But come the HD DVD wars, the alleged Porn industry preference for Toshiba’s technical Digital Video Disc standard has failed to outweigh the virtues and market tie-ins for the Blu-ray standard promoted by Sony. Toshiba today withdrew its product from the market – and this boosted its shares as investors registered relief that the company would not be chasing a difficult investment battle.

So we now have de facto one high-definition digital video disc standard for the industry around the world… the market has spoken.

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Friday, February 15, 2008

On Archbishops words and other rude ducks eggs. 

A site worth visiting is the ‘Language Log’ which has serious and not so serious explorations of – well, language and how it is amused and abused. Archbishops of Canterbury and Chinese dictionary mishaps both feature currently.

See for example this story about building blocks from China aimed at helping Chinese children learn English. They each have a Chinese character, a picture, and the English translation – allegedly. One of the entertaining examples is of an egg, which in English is given as ‘Dick’.

Explanation suggested:


"ji1 dan4" 鸡蛋 = "chicken egg" was mistranslated using the entry for "ji1 ba[1]" 鸡巴, translated "penis [colloquial]" in my dictionary but presumably translated "dick" in some other ones.

As for the Archpuzzle of Canterbury there is a long and interesting analysis of his recent Sharia speech which is well worth reading especially by those commentators baying for Dr William’s blood. It lays out rather more clearly what he actually said - and that was not to call for the establishment of one law for Moslems and another for everybody else. I would invite all fair-minded LibDems to have a look at this analysis.
the Archbishop is saying that if religious and secular legal authorities interacted and considered their own roles and operations critically they could learn something from each other, which might help us avoid pointless clashes between legal authorities that behave like unyielding bitter rivals.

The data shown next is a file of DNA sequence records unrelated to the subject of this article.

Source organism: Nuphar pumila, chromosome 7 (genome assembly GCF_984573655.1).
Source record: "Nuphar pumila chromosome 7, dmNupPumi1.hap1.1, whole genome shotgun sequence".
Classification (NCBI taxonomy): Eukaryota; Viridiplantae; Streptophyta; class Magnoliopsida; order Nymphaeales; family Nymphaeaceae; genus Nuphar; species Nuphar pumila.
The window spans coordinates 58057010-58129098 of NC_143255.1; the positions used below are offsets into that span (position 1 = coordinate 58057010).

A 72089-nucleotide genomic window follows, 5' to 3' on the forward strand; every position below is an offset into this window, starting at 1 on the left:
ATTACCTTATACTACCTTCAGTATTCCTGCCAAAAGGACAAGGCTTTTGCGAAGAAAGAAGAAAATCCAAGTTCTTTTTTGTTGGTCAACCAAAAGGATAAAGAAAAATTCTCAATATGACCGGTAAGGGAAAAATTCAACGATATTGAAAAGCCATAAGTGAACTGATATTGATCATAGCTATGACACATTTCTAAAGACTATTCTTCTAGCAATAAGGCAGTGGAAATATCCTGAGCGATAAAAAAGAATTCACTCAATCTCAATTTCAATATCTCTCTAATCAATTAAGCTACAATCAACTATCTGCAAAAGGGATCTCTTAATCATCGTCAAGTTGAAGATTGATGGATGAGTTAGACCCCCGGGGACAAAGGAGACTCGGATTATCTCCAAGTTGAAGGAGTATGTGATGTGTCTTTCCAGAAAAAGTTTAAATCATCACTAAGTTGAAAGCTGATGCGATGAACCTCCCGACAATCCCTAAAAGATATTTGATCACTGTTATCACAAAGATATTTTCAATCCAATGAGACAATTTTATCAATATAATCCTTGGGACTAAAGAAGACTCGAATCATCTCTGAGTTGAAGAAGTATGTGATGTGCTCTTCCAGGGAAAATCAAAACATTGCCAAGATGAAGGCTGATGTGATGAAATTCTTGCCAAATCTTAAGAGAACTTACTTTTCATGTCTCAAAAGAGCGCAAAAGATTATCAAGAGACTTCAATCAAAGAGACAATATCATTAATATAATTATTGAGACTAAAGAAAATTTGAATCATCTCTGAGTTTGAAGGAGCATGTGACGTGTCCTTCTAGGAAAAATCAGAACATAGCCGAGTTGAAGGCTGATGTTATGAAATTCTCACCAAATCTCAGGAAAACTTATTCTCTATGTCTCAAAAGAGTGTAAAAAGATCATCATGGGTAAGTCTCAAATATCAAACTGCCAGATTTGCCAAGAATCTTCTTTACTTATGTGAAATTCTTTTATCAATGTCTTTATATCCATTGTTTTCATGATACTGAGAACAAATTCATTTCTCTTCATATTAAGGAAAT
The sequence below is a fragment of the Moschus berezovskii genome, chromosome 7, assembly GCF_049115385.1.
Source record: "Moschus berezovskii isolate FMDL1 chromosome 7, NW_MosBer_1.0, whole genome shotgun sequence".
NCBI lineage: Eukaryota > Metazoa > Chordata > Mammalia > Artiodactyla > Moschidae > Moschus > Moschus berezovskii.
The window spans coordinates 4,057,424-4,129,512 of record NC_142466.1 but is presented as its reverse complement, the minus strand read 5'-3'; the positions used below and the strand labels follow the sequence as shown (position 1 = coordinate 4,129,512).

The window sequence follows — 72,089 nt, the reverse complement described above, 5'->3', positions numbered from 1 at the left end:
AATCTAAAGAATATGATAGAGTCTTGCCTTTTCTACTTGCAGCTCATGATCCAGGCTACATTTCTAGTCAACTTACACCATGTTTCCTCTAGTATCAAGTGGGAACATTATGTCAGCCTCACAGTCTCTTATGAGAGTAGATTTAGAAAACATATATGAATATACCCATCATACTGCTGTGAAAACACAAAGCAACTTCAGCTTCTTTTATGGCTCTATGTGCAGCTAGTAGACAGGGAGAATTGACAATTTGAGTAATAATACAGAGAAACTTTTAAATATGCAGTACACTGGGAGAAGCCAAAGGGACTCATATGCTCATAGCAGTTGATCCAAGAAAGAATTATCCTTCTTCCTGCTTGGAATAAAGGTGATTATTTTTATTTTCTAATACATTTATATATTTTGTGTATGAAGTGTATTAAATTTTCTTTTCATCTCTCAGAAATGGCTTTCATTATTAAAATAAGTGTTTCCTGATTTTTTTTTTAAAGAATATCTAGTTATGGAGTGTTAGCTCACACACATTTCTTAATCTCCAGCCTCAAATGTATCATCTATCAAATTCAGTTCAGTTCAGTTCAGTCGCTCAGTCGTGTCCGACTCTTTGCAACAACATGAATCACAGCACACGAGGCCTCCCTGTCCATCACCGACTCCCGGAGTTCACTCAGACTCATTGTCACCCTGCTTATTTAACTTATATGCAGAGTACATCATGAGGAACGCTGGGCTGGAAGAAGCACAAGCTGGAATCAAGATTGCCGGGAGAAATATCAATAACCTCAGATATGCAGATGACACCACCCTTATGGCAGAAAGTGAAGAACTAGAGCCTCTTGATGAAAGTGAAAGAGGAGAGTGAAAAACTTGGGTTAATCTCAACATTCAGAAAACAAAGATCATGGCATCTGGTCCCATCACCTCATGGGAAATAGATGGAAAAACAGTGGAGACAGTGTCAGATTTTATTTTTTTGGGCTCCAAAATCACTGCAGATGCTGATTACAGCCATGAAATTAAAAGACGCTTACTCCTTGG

An example might be the way that diamond traders traditionally submit disputes to the Jewish Beth Din courts, even when neither party is Jewish, because of the historic expertise of the Beth Din in this field. This is a private agreement amongst individuals to submit to non-state arbitration.

The ‘What a Burka’ ravings of The Sun should be treated with the contempt they deserve.

Serious things to consider, even if one does not, in the end, like what the Archbishop actually says. So does the writer (Geoffrey Pullman) come down strongly for the Archbishop overall? No, he thinks that he should probably resign because of his political ineptitude in the way he handled the whole matter.

Dr Williams is a gentle, learned, brilliant, scholarly man, and a bit of a public relations doofus. The calls for his resignation are not unjustified. He should be the holder of an endowed professorship in some suitable subject at some research-led university. He should not be a prominent church administrator, and certainly not the Archbishop of Canterbury. Someone duller, less original, less intelligent, and more political should be found for that job.

In the language that might be used by one of the learners of English from the blocks, politically a bit of a鸡蛋 in fact. Ah well...

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Thursday, February 14, 2008

War on 'War Words' 

Why is it that when some somnambulist thinker wants to pretend to be really serious they call for a ‘War on’ something?
War on Terror, War on Drugs, and now according to Prince Chattering, we need to conduct the actions against global warming on a mental war footing.

I suppose he may be recalling US President Jimmy Carter’s attempt to mobilise public support for his April 1977 energy policy as ‘the moral equivalent of War’

Our decision about energy will test the character of the American people and the ability of the President and the Congress to govern. This difficult effort will be the "moral equivalent of war" -- except that we will be uniting our efforts to build and not destroy.